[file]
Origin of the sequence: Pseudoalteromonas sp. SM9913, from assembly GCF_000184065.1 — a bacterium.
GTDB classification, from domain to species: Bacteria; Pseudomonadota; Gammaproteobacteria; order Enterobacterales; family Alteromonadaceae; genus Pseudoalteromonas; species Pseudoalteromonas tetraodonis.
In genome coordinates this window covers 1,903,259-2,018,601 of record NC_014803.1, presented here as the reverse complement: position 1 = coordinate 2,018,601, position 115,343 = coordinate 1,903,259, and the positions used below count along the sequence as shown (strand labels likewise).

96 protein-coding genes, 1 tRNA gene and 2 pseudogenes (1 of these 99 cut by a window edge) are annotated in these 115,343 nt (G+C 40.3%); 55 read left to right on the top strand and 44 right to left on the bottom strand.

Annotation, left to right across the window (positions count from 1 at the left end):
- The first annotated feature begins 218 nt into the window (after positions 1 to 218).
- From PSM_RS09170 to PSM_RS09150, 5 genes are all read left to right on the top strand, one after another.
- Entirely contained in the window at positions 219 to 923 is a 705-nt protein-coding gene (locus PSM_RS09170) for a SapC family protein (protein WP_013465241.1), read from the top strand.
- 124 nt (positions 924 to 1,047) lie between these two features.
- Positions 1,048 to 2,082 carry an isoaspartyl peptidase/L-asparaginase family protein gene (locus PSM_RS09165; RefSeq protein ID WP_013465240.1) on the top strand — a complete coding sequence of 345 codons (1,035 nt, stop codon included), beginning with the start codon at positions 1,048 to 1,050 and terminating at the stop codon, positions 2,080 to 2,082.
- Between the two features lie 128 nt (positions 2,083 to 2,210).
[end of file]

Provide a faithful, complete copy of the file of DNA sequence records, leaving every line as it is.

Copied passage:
Origin of the sequence: Pseudoalteromonas sp. SM9913, from assembly GCF_000184065.1 — a bacterium.
GTDB classification, from domain to species: Bacteria; Pseudomonadota; Gammaproteobacteria; order Enterobacterales; family Alteromonadaceae; genus Pseudoalteromonas; species Pseudoalteromonas tetraodonis.
In genome coordinates this window covers 1,903,259-2,018,601 of record NC_014803.1, presented here as the reverse complement: position 1 = coordinate 2,018,601, position 115,343 = coordinate 1,903,259, and the positions used below count along the sequence as shown (strand labels likewise).

96 protein-coding genes, 1 tRNA gene and 2 pseudogenes (1 of these 99 cut by a window edge) are annotated in these 115,343 nt (G+C 40.3%); 55 read left to right on the top strand and 44 right to left on the bottom strand.

Annotation, left to right across the window (positions count from 1 at the left end):
- The first annotated feature begins 218 nt into the window (after positions 1 to 218).
- From PSM_RS09170 to PSM_RS09150, 5 genes are all read left to right on the top strand, one after another.
- Entirely contained in the window at positions 219 to 923 is a 705-nt protein-coding gene (locus PSM_RS09170) for a SapC family protein (protein WP_013465241.1), read from the top strand.
- 124 nt (positions 924 to 1,047) lie between these two features.
- Positions 1,048 to 2,082 carry an isoaspartyl peptidase/L-asparaginase family protein gene (locus PSM_RS09165; RefSeq protein ID WP_013465240.1) on the top strand — a complete coding sequence of 345 codons (1,035 nt, stop codon included), beginning with the start codon at positions 1,048 to 1,050 and terminating at the stop codon, positions 2,080 to 2,082.
- Between the two features lie 128 nt (positions 2,083 to 2,210).